A Not at the meeting. That was the word, you know, through other girls.
Red Oaks, as stated above, challenges the five cards solicited by Johnnie Anderson because Anderson did not see them signed. Anderson did testify that the employees gave the cards to her to turn in, and her testimony on this subject was not contradicted. We therefore conclude that the Board's decision to count these cards was supported by substantial evidence.
Even when a union is able to show majority support through authorization cards, however, the preferred method of establishing the union's representative status is by means of a secret ballot election. The Board has failed to supply any basis, other than the occurrence of the Section 8(a)(1) violations discussed above, to justify bypassing a rerun election. It is well settled that the issuance of the severe remedy of a bargaining order requires more, and, accordingly, this portion of the Board's order cannot stand.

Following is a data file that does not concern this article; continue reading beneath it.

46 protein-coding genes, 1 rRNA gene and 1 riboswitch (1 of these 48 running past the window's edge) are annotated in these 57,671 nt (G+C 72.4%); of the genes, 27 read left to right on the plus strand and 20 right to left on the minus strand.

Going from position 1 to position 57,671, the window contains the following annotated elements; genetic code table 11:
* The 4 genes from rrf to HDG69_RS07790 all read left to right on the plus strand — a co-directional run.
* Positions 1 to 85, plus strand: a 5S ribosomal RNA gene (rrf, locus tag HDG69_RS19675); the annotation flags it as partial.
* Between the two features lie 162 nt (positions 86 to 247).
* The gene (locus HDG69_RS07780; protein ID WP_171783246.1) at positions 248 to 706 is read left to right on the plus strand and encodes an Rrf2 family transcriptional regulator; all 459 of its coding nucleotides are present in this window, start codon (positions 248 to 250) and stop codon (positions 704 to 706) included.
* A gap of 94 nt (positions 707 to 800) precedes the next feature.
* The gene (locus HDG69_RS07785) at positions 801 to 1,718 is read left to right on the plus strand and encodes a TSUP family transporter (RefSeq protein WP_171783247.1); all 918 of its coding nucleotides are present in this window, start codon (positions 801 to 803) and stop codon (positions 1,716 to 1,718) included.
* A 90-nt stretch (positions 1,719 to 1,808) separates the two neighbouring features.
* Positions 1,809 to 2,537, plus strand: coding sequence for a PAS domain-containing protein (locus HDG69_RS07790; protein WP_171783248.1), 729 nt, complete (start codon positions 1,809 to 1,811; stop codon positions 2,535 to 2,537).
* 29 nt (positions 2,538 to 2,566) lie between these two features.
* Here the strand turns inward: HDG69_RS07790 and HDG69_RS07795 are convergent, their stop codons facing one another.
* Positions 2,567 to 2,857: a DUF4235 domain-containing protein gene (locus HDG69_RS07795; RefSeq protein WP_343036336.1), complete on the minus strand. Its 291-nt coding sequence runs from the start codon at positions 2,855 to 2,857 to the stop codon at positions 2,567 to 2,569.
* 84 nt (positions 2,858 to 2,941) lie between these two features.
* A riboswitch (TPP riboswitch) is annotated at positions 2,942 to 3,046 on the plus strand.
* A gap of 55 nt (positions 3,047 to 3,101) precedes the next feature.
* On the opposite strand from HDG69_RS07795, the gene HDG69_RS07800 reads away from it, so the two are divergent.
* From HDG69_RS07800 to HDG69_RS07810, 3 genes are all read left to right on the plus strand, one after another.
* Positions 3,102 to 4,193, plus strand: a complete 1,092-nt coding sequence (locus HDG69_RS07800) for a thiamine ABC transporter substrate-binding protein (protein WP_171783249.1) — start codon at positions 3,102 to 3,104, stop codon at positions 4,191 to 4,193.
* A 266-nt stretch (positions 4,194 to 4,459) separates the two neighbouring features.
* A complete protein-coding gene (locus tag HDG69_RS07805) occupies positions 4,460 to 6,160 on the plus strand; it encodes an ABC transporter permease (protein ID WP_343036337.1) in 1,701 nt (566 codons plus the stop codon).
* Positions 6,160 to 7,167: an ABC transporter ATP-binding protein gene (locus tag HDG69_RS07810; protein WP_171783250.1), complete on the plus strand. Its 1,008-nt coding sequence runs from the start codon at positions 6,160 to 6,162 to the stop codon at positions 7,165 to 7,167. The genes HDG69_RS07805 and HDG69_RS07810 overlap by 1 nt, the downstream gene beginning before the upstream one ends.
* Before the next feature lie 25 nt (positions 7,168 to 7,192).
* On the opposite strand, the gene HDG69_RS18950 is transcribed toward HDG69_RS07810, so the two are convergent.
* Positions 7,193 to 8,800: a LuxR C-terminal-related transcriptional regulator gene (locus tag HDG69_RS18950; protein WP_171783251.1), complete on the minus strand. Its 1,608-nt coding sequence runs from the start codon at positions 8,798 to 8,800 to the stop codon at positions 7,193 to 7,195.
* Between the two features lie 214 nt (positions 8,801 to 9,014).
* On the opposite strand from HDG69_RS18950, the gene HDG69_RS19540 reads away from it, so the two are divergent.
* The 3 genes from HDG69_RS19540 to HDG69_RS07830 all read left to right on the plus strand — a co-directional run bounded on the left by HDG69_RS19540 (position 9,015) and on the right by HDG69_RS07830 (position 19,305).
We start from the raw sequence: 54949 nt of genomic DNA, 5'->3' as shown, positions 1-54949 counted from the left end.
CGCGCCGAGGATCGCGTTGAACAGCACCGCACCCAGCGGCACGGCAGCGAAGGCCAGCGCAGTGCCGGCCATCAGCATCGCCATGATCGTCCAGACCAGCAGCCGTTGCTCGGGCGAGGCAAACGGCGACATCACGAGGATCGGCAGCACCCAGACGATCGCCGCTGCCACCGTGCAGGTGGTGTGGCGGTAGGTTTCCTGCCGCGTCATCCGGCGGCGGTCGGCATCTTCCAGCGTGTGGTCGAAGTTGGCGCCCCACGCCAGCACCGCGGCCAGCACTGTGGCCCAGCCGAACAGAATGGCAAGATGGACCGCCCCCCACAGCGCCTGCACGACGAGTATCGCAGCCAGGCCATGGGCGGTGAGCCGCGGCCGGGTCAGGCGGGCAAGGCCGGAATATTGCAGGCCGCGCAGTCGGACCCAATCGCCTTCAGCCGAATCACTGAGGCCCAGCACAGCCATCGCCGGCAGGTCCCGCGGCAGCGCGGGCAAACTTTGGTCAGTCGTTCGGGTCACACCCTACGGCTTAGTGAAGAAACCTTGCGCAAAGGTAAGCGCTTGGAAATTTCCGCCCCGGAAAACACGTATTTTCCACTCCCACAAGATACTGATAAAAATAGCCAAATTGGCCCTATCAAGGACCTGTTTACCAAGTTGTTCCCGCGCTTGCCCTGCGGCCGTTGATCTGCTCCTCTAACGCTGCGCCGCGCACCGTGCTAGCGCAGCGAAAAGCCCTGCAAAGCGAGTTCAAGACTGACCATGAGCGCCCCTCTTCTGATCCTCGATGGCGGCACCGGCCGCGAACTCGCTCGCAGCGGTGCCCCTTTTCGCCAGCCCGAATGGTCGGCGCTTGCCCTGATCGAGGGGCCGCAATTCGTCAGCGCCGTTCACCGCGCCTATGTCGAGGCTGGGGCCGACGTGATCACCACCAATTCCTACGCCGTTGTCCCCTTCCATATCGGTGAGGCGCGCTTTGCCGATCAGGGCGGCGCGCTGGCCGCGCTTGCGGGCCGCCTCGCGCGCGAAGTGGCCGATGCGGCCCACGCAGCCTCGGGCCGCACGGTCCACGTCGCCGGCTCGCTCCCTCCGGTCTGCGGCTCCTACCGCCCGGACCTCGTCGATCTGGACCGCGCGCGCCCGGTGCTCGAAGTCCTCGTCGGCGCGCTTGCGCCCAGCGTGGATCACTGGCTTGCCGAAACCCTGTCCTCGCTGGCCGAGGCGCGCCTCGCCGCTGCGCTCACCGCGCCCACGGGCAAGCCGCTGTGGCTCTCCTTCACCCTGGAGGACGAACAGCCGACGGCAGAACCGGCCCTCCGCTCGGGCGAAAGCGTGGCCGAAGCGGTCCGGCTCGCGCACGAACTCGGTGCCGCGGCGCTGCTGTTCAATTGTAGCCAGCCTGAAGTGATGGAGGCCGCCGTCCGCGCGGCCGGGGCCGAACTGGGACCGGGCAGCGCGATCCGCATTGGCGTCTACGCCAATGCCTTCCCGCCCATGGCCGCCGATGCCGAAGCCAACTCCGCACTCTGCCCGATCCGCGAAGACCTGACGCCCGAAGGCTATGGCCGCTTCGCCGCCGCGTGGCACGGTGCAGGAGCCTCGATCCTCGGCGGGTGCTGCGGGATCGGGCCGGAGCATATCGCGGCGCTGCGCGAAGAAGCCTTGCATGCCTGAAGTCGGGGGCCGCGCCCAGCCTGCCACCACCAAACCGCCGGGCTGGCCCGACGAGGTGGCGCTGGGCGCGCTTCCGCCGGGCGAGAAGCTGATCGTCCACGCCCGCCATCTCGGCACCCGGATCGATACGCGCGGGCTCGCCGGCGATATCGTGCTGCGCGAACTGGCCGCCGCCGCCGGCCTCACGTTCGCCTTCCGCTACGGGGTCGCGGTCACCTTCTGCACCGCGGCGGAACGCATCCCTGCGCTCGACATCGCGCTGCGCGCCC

Since the Supreme Court's decision in Gissel, the NLRB has been obligated to give reasons justifying the use of a bargaining order. In Peerless of America, Inc. v. NLRB, 484 F.2d 1108 (7th Cir. 1973), this court explained the importance of the Board's obligation to give "a detailed analysis" of the "possibility of holding a fair election in terms of any continuing effect of misconduct, the likelihood of recurring misconduct, and the potential effectiveness of ordinary remedies," 484 F.2d at 1118, as an aid to judicial review. In its brief here, the Board, citing Gissel, supra, admonishes us that "(t)he determination of when such a bargaining order is appropriate has been entrusted to the discretion of the Board, which "draws on a fund of knowledge and expertise all its own....' " Ironically, even a cursory examination of the decisions applying Gissel in this circuit and in other circuits reveals that the Board has declined repeatedly to assist the courts with this expertise by revealing reasons for issuing Gissel bargaining orders. See, e. g., First Lakewood Associates v. NLRB, 582 F.2d 416 (7th Cir. 1978); C & W Super Markets, Inc. v. NLRB, 581 F.2d 618 (7th Cir. 1978); Walgreen Co. v. NLRB, 509 F.2d 1014 (7th Cir. 1975); NLRB v. Gruber's Super Market, Inc., 501 F.2d 697 (7th Cir. 1974); Peerless of America, Inc. v. NLRB, 484 F.2d 1108 (7th Cir. 1973); Self-Reliance Ukrainian American Cooperative Association v. NLRB, 461 F.2d 33 (7th Cir. 1972); NLRB v. Henry Colder Co., 447 F.2d 629 (7th Cir. 1971); NLRB v. Drives, Inc., 440 F.2d 354 (7th Cir. 1971), cert. denied, 404 U.S. 912, 92 S. Ct. 229, 30 L. Ed. 2d 185; NLRB v. Kostel Corp., 440 F.2d 347 (7th Cir. 1971); NLRB v. Appletree Chevrolet, Inc., 608 F.2d 988 (4th Cir. 1979); Hedstrom Co. v. NLRB, 558 F.2d 1137 (3d Cir. 1977); Automated Business Systems v. NLRB, 497 F.2d 262 (6th Cir. 1974); Daisy's Originals, Inc. v. NLRB, 468 F.2d 493 (5th Cir. 1972); NLRB v. World Carpets of New York, Inc., 463 F.2d 57 (2d Cir. 1972). Furthermore, this reticence persists despite repeated judicial references to the importance of the Board's making known its reasoning as an aid to judicial review. A remand for a statement of the Board's reasons has in the past proved futile, see NLRB v. Henry Colder Co., 447 F.2d 629 (7th Cir. 1971), and, typically, this court has reached the merits of the propriety of the order, in part to avoid further compromise of employee rights inherent in the delay of remand. See, e. g., id., Peerless of America, Inc. v. NLRB, supra, Walgreen Co. v. NLRB, supra. Thus, the effect of the Board's continuing neglect to fashion standards for the exercise of its discretion is to place exclusive reliance on judicially-prescribed standards for determining the need for bargaining orders, a practice not contemplated by section 10(c) of the Act. 29 U.S.C. § 160(c). See Gissel, supra, 395 U.S. at 612 n.32, 89 S. Ct. at 1939 n.32.